From the age of five Keenan Smith knew they felt different, lacking the sense of ease that other children in the country of Australia took for granted, and chafed at being pushed into rough sports and toy trucks and guns.
“I didn’t like the same things that boys used in that age group, things like sports and those traditionally gendered things,” says person Wirangu, Mirning and Kokatha.
Smith grew up on the west coast of South Australia between the mining town of Ceduna and Port Lincoln. They grew up feeling “different”, experiencing multiple prejudices as gay and non-binary First Nations people.
“Going to school at [Port] Lincoln I was often the only Aboriginal child in my class.
“In Ceduna I was surrounded by my family and there was a large Aboriginal community there so I didn’t know I was different in that sense, but for me gender and identity was something I’ve always known.
“I’ve always hated being called a man or a boy. I never identified with that, even as a kid.
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Smith says that after moving to the city for college they began exploring their identities and sexualities. In 2020, as the country grappled with pandemic-induced isolation, they felt safe enough to “come out.”
It is that hard-won security that Smith feels is now at risk, as Australians prepare to vote for an Indigenous voice in parliament. Divisions are already showing within parliament and there are growing concerns that the referendum could stir up racist vitriol, triggering trauma for vulnerable indigenous peoples, similar to the homophobic ugliness during the same-sex marriage plebiscite.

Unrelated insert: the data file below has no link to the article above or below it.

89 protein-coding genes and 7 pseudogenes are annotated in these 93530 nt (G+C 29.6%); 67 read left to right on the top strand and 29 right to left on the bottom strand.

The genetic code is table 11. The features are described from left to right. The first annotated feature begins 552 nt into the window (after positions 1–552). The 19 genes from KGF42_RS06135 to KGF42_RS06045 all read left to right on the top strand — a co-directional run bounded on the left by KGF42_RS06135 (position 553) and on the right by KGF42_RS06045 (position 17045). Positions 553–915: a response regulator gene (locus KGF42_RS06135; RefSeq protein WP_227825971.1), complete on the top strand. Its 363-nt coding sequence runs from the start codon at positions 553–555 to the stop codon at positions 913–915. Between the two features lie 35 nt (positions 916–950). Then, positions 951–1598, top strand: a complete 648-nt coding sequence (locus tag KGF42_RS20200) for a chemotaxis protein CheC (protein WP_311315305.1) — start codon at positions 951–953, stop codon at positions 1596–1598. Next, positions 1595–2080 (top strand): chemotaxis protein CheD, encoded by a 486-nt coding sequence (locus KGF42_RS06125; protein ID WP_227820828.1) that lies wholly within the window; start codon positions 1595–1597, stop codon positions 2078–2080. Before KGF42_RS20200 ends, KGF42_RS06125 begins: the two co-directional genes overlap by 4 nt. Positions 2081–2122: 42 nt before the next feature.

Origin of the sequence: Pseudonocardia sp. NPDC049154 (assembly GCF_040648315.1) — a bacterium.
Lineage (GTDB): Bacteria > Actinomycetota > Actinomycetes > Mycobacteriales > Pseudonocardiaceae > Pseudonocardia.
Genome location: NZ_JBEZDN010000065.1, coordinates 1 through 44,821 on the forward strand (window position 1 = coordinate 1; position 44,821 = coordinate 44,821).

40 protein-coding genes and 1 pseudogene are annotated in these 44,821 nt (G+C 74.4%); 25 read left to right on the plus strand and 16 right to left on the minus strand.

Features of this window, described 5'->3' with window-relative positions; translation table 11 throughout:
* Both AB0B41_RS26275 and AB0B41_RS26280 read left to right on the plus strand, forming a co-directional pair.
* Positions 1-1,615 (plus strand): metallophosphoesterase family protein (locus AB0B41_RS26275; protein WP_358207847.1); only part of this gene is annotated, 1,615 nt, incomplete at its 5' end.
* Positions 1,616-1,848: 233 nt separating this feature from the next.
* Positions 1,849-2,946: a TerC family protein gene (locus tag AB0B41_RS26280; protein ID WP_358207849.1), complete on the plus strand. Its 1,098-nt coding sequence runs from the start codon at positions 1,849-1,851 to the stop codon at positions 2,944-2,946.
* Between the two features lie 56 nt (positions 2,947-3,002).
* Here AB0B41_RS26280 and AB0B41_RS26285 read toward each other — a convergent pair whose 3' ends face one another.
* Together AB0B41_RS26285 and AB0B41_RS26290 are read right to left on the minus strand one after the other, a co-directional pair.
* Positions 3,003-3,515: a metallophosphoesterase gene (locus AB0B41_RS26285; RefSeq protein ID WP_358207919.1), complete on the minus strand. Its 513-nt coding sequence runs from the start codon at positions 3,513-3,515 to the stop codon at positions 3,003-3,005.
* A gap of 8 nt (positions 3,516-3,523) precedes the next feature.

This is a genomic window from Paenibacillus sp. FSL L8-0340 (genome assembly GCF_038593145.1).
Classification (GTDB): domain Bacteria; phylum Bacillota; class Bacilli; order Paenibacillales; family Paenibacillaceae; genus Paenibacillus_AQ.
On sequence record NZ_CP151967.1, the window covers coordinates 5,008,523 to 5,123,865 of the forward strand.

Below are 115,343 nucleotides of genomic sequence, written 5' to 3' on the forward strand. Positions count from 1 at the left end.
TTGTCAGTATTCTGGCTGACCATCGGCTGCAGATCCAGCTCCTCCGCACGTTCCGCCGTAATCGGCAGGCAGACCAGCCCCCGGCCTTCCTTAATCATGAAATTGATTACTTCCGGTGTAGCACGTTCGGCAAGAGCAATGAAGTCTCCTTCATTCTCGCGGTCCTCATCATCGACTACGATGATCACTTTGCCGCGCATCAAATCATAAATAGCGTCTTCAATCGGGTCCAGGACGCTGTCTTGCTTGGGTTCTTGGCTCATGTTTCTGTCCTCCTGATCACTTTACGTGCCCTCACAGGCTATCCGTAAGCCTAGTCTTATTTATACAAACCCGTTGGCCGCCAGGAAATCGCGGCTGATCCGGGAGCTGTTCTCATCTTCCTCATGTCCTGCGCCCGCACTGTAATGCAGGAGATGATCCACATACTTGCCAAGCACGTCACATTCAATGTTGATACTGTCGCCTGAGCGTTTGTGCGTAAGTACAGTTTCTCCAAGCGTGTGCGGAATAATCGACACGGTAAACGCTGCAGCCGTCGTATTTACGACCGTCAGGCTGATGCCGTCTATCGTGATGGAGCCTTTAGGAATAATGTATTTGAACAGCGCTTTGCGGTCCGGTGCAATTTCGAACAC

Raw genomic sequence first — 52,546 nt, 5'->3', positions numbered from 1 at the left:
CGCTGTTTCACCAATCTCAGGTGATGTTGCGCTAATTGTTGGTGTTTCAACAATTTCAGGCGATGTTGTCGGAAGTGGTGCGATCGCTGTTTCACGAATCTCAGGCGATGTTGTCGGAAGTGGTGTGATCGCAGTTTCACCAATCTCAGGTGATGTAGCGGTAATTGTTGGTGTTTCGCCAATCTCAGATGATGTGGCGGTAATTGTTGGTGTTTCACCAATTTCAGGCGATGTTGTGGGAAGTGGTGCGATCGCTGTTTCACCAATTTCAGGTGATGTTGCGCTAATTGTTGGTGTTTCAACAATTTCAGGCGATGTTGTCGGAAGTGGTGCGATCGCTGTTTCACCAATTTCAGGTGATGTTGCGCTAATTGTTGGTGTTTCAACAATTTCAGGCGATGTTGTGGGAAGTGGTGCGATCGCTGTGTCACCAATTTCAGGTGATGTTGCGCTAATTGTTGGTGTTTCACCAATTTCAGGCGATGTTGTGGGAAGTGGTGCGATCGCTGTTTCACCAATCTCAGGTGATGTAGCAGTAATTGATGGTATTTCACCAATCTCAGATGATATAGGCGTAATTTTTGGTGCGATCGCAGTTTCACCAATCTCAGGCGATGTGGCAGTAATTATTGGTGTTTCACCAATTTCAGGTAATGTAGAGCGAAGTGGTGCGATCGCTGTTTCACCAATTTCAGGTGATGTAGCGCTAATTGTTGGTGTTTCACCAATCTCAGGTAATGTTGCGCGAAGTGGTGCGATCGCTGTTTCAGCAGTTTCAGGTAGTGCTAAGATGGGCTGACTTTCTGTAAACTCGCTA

“I think for Aboriginal people it will be 10 times worse given the history of colonization or continued colonization in this country,” Smith says.
“We should anticipate this and start now by identifying the risks associated with the incoming campaign to our mental health and well-being.”
There was this absolutely toxic, nasty rhetoric that we could easily see happening in exactly the same way
Indigenous studies professor at Macquarie University Sandy O’Sullivan says the 2017 marriage equality plebiscite offers some ugly lessons for the nation’s future referendum.
“It has torn families apart, it has affected people in the workplace. There was this absolutely toxic and nasty rhetoric that we could easily see happening in exactly the same way,” Wiradjuri person says.
They say that for queer First Nations people, who have already been part of a national debate with hurtful homophobic and hate speech, disagreements and hurtful comments come at a great price.
O’Sullivan, who has a strong online presence, was overwhelmed by the vitriol directed against them for their standing during the same-sex marriage plebiscite.
“We were dealing with a lot of negative misinformation. All this misinformation from mostly non-indigenous people and all this negative criticism. It was absolutely toxic. He was relentless and pushed against the no vote,” they say.